Judge Rejects GOP Suit Over Poll Watcher Rules
A judge has rejected an argument from Republicans that asked for the state’s poll-watching rules to be overturned. U.S. District Judge Gerald Pappert said that there is no constitutional right to poll watching, and rejected a lawsuit the Pennsylvania Republican Party had filed against the state.
Before 2004, Pennsylvania law said certified poll watchers could only watch the returns in their districts. That year, state lawmakers amended the election code to allow poll watchers to perform their duties anywhere in the county in which they were registered to vote. A 2015 bill in Harrisburg to allow poll watchers to work anywhere in the state did not pass; with this lawsuit, Republicans attempted to push it through the courts instead.
State Republicans were hoping to overturn the law in an attempt to flood Philadelphia with poll watchers and disrupt the election here. “Plaintiffs’ counsel was reticent to admit the extent to which suspected voter fraud in Philadelphia motivates their request for an injunction,” Judge Pappert wrote in his decision. “In their Complaint, however, Plaintiffs cite the Republican Party’s ’interest in having its poll watchers monitor the polls within Philadelphia County to ensure the integrity of the vote.’”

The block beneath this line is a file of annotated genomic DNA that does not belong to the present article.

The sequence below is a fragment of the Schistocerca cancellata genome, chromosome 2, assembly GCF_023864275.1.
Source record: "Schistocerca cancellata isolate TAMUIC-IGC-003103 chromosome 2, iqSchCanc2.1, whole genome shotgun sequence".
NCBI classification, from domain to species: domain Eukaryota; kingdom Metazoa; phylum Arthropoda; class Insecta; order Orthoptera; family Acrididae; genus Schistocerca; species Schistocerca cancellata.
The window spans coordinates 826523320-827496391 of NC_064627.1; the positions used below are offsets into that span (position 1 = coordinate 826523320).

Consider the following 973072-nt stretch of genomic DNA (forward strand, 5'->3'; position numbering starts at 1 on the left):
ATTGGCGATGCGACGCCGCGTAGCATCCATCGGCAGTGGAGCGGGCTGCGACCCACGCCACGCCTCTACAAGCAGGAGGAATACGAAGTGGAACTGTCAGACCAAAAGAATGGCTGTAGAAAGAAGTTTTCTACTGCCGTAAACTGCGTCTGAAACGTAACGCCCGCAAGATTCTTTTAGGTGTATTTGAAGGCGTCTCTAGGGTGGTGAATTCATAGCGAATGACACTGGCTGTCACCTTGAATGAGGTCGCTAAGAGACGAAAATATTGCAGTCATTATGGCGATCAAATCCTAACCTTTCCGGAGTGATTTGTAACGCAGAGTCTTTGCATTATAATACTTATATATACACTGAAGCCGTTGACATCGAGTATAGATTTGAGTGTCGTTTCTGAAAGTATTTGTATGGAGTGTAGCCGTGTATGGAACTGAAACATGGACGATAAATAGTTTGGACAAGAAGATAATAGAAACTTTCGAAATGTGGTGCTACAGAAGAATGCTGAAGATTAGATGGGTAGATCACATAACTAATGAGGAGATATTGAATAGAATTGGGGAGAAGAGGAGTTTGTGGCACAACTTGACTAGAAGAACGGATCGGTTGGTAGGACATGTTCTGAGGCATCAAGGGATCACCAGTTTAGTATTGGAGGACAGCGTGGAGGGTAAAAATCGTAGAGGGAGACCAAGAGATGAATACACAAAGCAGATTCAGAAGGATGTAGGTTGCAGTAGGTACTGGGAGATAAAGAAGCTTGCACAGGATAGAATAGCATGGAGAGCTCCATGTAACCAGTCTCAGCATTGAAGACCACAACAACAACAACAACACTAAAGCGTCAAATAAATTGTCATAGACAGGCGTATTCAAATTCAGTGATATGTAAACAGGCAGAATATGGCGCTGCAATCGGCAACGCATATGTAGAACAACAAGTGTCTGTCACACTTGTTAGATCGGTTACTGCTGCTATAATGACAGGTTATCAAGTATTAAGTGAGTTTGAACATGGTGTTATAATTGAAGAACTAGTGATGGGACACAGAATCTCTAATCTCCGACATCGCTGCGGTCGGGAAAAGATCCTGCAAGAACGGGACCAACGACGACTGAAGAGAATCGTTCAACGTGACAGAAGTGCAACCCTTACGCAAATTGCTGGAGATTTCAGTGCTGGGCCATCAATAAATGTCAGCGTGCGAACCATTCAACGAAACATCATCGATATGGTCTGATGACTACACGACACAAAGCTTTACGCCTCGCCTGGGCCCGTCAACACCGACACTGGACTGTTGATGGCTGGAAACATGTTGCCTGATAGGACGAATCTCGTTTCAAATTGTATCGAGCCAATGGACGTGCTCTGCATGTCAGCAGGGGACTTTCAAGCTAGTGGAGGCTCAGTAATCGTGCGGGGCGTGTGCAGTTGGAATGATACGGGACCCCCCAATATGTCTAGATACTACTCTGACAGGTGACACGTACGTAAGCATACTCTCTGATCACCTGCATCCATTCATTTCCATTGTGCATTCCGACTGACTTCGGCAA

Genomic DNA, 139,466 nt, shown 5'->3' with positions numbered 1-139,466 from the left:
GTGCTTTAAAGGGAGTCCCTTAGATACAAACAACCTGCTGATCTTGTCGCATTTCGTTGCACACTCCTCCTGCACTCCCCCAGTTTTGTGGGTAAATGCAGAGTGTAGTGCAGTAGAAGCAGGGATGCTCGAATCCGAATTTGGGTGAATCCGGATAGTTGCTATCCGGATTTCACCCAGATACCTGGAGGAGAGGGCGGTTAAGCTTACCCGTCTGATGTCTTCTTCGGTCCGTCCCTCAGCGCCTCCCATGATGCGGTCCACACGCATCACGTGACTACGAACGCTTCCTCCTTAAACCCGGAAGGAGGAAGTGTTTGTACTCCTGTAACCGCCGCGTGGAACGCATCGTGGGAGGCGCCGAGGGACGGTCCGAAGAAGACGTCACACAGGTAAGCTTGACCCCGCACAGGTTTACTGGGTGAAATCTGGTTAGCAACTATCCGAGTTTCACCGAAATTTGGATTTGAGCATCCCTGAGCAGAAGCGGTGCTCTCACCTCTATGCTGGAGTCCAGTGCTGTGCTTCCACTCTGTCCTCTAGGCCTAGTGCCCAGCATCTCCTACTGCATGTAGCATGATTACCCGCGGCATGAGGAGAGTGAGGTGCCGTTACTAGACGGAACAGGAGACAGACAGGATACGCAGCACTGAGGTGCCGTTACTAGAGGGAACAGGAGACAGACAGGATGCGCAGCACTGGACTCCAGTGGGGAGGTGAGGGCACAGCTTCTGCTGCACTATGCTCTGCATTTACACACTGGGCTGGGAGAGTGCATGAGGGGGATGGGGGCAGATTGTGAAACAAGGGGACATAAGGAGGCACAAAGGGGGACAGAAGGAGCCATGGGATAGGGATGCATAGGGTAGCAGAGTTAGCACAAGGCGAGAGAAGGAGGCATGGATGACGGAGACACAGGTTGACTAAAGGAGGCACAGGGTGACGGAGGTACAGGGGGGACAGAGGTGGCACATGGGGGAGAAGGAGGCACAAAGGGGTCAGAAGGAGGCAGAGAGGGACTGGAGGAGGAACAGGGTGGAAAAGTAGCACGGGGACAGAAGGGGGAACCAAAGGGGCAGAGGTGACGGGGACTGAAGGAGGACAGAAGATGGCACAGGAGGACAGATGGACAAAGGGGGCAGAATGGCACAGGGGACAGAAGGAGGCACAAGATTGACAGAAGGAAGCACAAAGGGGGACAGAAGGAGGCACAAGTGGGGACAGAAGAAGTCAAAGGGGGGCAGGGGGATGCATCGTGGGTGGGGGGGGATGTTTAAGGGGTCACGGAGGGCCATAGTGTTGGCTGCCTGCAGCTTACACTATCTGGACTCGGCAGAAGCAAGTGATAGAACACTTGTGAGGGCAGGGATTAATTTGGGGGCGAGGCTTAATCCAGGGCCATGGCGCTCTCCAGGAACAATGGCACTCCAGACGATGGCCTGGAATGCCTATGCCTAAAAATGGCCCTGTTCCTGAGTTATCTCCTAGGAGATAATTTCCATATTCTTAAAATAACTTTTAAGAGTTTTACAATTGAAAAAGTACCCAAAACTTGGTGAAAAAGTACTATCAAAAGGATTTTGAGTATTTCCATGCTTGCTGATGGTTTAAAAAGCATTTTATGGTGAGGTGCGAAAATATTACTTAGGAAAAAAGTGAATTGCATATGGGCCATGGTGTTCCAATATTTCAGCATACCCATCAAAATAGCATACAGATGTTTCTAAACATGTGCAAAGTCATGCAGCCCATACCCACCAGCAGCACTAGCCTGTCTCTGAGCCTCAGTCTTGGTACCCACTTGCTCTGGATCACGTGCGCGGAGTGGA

Wawa enthusiast Donald Trump has said, several times, the election will be stolen from him in Philadelphia. White supremacists unconvincingly say they’ve set up hidden cameras in polling places in Philadelphia already in order to discourage turnout. And now, this Republican lawsuit.
But for various reasons, including a delay in filing the petition, Pappert denied their request. “To the extent that the Party wishes to allocate newly available poll watchers on election day, it will of course send them to Philadelphia,” he wrote. “The poll watchers will all need to be properly credentialed in Philadelphia County and they will all seek those credentials between now and election day. With 1,686 election districts in Philadelphia County, the Republican Party alone, not counting any individual candidates, is allotted 5,085 poll watcher positions. Philadelphia County election officials would have just five days to credential any of those positions that are as-yet unfilled.”
The judge also rebutted arguments from state Republicans that poll watchers would be able to ferret out supposed voter fraud. “Plaintiffs’ concerns over potential voter fraud — whether
perpetrated by putative electors or poll workers themselves — appear more effectively addressed by election overseers than poll watchers,” Pappert wrote. “The overseers have greater authority to question voters, and may be within the closed space in which ballots are counted and machines are canvassed, while poll watchers can do neither of those things.”